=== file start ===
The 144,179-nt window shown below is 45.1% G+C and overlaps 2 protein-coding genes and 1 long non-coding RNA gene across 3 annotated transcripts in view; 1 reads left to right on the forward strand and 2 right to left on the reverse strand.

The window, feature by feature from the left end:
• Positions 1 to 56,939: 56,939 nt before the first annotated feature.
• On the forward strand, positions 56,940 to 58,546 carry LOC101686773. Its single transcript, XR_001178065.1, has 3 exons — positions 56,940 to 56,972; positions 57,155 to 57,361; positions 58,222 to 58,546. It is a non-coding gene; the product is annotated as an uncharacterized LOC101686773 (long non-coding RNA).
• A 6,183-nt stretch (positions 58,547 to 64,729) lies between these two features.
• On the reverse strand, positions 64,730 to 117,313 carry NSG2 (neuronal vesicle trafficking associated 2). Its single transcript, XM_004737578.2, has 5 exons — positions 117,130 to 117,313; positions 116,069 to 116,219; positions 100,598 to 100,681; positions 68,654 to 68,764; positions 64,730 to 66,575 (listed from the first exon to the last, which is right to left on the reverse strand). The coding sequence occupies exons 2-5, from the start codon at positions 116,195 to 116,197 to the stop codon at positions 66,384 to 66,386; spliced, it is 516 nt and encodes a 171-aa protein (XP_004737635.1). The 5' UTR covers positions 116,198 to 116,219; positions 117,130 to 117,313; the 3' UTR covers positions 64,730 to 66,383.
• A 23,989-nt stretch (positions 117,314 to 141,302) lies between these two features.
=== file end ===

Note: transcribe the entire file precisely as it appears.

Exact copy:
The 144,179-nt window shown below is 45.1% G+C and overlaps 2 protein-coding genes and 1 long non-coding RNA gene across 3 annotated transcripts in view; 1 reads left to right on the forward strand and 2 right to left on the reverse strand.

The window, feature by feature from the left end:
• Positions 1 to 56,939: 56,939 nt before the first annotated feature.
• On the forward strand, positions 56,940 to 58,546 carry LOC101686773. Its single transcript, XR_001178065.1, has 3 exons — positions 56,940 to 56,972; positions 57,155 to 57,361; positions 58,222 to 58,546. It is a non-coding gene; the product is annotated as an uncharacterized LOC101686773 (long non-coding RNA).
• A 6,183-nt stretch (positions 58,547 to 64,729) lies between these two features.
• On the reverse strand, positions 64,730 to 117,313 carry NSG2 (neuronal vesicle trafficking associated 2). Its single transcript, XM_004737578.2, has 5 exons — positions 117,130 to 117,313; positions 116,069 to 116,219; positions 100,598 to 100,681; positions 68,654 to 68,764; positions 64,730 to 66,575 (listed from the first exon to the last, which is right to left on the reverse strand). The coding sequence occupies exons 2-5, from the start codon at positions 116,195 to 116,197 to the stop codon at positions 66,384 to 66,386; spliced, it is 516 nt and encodes a 171-aa protein (XP_004737635.1). The 5' UTR covers positions 116,198 to 116,219; positions 117,130 to 117,313; the 3' UTR covers positions 64,730 to 66,383.
• A 23,989-nt stretch (positions 117,314 to 141,302) lies between these two features.